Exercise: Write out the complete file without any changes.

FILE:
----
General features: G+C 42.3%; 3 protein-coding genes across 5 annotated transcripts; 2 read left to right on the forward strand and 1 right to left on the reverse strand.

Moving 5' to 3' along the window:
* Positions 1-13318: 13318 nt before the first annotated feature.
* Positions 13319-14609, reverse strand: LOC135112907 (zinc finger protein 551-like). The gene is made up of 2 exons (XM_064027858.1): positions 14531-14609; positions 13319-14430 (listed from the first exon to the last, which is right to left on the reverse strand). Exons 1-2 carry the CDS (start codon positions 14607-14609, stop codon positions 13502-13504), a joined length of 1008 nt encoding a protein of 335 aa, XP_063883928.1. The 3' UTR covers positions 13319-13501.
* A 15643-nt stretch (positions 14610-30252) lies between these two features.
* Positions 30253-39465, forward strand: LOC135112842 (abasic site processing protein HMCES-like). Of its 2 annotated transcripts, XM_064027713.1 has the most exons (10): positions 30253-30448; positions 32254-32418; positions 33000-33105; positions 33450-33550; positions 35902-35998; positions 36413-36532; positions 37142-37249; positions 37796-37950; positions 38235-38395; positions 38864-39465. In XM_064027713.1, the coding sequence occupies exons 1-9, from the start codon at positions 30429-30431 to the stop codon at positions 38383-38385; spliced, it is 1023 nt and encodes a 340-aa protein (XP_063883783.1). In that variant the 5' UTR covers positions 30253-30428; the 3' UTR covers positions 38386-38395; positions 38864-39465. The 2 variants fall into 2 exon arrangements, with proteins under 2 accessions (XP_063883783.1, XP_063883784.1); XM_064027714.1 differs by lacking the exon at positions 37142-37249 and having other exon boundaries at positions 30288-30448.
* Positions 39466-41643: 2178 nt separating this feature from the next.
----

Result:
General features: G+C 42.3%; 3 protein-coding genes across 5 annotated transcripts; 2 read left to right on the forward strand and 1 right to left on the reverse strand.

Moving 5' to 3' along the window:
* Positions 1-13318: 13318 nt before the first annotated feature.
* Positions 13319-14609, reverse strand: LOC135112907 (zinc finger protein 551-like). The gene is made up of 2 exons (XM_064027858.1): positions 14531-14609; positions 13319-14430 (listed from the first exon to the last, which is right to left on the reverse strand). Exons 1-2 carry the CDS (start codon positions 14607-14609, stop codon positions 13502-13504), a joined length of 1008 nt encoding a protein of 335 aa, XP_063883928.1. The 3' UTR covers positions 13319-13501.
* A 15643-nt stretch (positions 14610-30252) lies between these two features.
* Positions 30253-39465, forward strand: LOC135112842 (abasic site processing protein HMCES-like). Of its 2 annotated transcripts, XM_064027713.1 has the most exons (10): positions 30253-30448; positions 32254-32418; positions 33000-33105; positions 33450-33550; positions 35902-35998; positions 36413-36532; positions 37142-37249; positions 37796-37950; positions 38235-38395; positions 38864-39465. In XM_064027713.1, the coding sequence occupies exons 1-9, from the start codon at positions 30429-30431 to the stop codon at positions 38383-38385; spliced, it is 1023 nt and encodes a 340-aa protein (XP_063883783.1). In that variant the 5' UTR covers positions 30253-30428; the 3' UTR covers positions 38386-38395; positions 38864-39465. The 2 variants fall into 2 exon arrangements, with proteins under 2 accessions (XP_063883783.1, XP_063883784.1); XM_064027714.1 differs by lacking the exon at positions 37142-37249 and having other exon boundaries at positions 30288-30448.
* Positions 39466-41643: 2178 nt separating this feature from the next.